n a recent X post, Daniel Roberts, the co-CEO of Bitcoin mining company Iris Energy, has raised concerns about a major issue with Spot Bitcoin ETFs. This issue could potentially lead to significant problems in the long run as these funds gain interest from more investors.
Concerns Over Limited Supply
Roberts highlighted Bitcoin's limited supply as a major issue with Spot Bitcoin ETFs. Unlike other ETFs, which can continuously acquire more underlying assets, Bitcoin's supply is capped at 21 million BTC. Once this limit is reached, no more Bitcoin can be mined. This poses a challenge for ETF issuers who need to acquire more BTC to create additional shares for the fund.
Potential Problems and Counterarguments
Roberts expressed concerns about what could happen if there is no more Bitcoin available to acquire. He raised the possibility that if ETFs buy a significant portion of the available Bitcoin (30% in his example), and holders of the remaining Bitcoin refuse to sell, it could create a supply shortage. This could lead to higher prices, forcing some investors to sell their BTC for profits, potentially impacting the stability of these ETFs.
However, some X users argue that this issue may not be as severe as it seems. They suggest that if trades cannot be cleared due to limited supply, the price of Bitcoin would increase, incentivizing holders to sell. This would help balance the market and ensure the availability of Bitcoin for ETFs and other investors.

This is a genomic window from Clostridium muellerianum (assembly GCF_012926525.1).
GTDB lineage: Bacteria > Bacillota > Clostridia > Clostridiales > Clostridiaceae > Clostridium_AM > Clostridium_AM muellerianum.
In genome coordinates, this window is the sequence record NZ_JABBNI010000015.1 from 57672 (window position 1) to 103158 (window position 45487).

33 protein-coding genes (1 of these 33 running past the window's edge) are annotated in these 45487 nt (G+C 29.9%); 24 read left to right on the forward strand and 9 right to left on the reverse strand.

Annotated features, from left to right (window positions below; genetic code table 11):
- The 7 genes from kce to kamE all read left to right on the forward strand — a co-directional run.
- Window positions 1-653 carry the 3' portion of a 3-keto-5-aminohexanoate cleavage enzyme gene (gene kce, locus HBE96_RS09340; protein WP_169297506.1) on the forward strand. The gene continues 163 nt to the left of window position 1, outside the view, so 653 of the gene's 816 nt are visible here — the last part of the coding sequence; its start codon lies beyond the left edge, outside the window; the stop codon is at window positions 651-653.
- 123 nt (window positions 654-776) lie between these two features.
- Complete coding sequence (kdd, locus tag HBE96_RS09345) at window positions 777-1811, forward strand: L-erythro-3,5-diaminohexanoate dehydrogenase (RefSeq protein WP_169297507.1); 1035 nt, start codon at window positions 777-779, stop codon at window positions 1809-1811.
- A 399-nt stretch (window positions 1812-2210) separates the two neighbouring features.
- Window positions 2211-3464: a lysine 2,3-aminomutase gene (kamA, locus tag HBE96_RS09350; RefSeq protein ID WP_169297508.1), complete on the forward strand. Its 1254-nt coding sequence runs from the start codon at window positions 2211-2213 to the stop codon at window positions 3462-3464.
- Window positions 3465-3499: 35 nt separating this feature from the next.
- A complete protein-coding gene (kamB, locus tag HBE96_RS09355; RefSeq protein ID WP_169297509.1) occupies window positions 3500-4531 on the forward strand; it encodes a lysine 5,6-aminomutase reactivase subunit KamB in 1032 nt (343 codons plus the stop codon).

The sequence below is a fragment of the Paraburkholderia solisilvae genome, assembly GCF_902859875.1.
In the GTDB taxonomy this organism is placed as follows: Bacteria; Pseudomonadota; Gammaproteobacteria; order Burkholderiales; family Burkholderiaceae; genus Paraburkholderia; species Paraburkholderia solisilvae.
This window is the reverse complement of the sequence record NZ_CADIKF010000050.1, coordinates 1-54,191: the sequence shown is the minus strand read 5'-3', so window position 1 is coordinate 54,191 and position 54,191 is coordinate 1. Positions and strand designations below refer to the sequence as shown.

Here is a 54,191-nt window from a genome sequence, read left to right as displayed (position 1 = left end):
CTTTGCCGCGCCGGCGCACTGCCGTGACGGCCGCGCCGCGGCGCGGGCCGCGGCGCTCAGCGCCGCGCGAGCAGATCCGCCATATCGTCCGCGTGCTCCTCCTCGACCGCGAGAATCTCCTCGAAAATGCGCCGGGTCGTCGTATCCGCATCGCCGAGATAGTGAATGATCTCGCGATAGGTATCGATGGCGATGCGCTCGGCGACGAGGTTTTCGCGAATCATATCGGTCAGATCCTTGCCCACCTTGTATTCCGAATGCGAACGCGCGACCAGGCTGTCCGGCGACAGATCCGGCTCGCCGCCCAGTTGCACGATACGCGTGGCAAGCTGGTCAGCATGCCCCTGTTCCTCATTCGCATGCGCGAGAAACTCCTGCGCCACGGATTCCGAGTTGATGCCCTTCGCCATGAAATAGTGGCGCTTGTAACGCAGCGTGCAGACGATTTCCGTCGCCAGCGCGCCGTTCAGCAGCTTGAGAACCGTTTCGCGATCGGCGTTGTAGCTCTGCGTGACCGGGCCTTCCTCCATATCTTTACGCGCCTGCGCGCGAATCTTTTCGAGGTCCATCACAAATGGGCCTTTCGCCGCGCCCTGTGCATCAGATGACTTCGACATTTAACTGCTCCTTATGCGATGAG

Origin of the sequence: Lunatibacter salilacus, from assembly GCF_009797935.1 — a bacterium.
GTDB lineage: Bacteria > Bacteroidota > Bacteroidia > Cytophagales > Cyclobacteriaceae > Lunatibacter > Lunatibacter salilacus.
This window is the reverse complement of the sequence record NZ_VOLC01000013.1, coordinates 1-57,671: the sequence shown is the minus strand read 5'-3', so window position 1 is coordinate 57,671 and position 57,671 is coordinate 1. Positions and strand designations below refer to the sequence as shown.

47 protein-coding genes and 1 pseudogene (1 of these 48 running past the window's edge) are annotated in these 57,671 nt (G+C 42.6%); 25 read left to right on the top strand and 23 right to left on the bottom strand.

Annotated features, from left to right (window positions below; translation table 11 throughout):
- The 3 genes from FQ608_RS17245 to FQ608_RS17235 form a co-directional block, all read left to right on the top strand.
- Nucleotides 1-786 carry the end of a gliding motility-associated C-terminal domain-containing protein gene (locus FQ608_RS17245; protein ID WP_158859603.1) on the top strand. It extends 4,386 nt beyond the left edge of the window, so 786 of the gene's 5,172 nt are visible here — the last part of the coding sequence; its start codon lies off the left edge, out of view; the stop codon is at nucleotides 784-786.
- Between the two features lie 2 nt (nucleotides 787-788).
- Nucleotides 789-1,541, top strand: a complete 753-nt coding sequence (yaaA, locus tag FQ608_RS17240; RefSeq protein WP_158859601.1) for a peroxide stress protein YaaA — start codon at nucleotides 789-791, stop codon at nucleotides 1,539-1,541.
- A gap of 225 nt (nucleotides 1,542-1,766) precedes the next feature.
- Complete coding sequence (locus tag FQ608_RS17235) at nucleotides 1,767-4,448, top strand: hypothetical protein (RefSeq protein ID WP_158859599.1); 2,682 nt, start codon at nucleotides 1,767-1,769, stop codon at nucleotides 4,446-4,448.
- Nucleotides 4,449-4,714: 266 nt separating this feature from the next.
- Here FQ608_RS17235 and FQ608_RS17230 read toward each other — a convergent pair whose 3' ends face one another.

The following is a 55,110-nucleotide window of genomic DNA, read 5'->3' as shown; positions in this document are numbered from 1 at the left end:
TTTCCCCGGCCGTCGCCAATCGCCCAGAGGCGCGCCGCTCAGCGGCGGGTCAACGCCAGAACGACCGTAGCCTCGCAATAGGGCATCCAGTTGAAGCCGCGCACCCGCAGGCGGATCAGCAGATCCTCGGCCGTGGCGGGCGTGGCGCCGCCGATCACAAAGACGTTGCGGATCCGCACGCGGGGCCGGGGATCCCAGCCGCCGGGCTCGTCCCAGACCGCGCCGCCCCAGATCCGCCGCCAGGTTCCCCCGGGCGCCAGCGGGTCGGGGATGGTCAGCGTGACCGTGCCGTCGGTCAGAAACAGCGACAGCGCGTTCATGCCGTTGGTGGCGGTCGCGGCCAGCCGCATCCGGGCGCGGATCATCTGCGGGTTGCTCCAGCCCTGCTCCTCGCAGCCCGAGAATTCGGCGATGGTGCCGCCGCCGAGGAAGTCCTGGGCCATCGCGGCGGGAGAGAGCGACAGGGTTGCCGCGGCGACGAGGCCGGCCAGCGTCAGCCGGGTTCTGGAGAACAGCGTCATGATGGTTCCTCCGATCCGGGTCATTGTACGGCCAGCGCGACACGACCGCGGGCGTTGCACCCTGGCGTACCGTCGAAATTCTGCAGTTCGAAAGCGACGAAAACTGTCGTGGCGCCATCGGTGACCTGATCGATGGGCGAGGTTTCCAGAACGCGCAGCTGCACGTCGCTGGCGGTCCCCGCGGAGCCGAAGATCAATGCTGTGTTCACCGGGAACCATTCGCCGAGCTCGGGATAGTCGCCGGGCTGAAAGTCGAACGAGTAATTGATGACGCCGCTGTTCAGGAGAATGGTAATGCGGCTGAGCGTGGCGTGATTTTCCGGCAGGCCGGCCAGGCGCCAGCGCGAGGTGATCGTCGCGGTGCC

Spot ETFs' Performance on Their First Day of Trading
Bloomberg analyst James Seyffart provided insights into how Spot Bitcoin ETFs performed on their first day of trading. These funds recorded over $4.6 billion in trading volume, with Grayscale's GBTC accounting for a significant portion. BlackRock and Fidelity also had substantial trading volumes. Seyffart suggested that some of the trading activity may have been due to investors offloading their GBTC shares for Spot Bitcoin ETFs with lower fees.
ProShares Bitcoin Strategy (BITO) ETF also had a busy day, breaking its all-time volume record with $2 billion traded. Bloomberg analyst Eric Balchunas speculated that redemptions may have played a role in the trading activity, as investors moved their funds from BTC futures ETFs to Spot Bitcoin ETFs.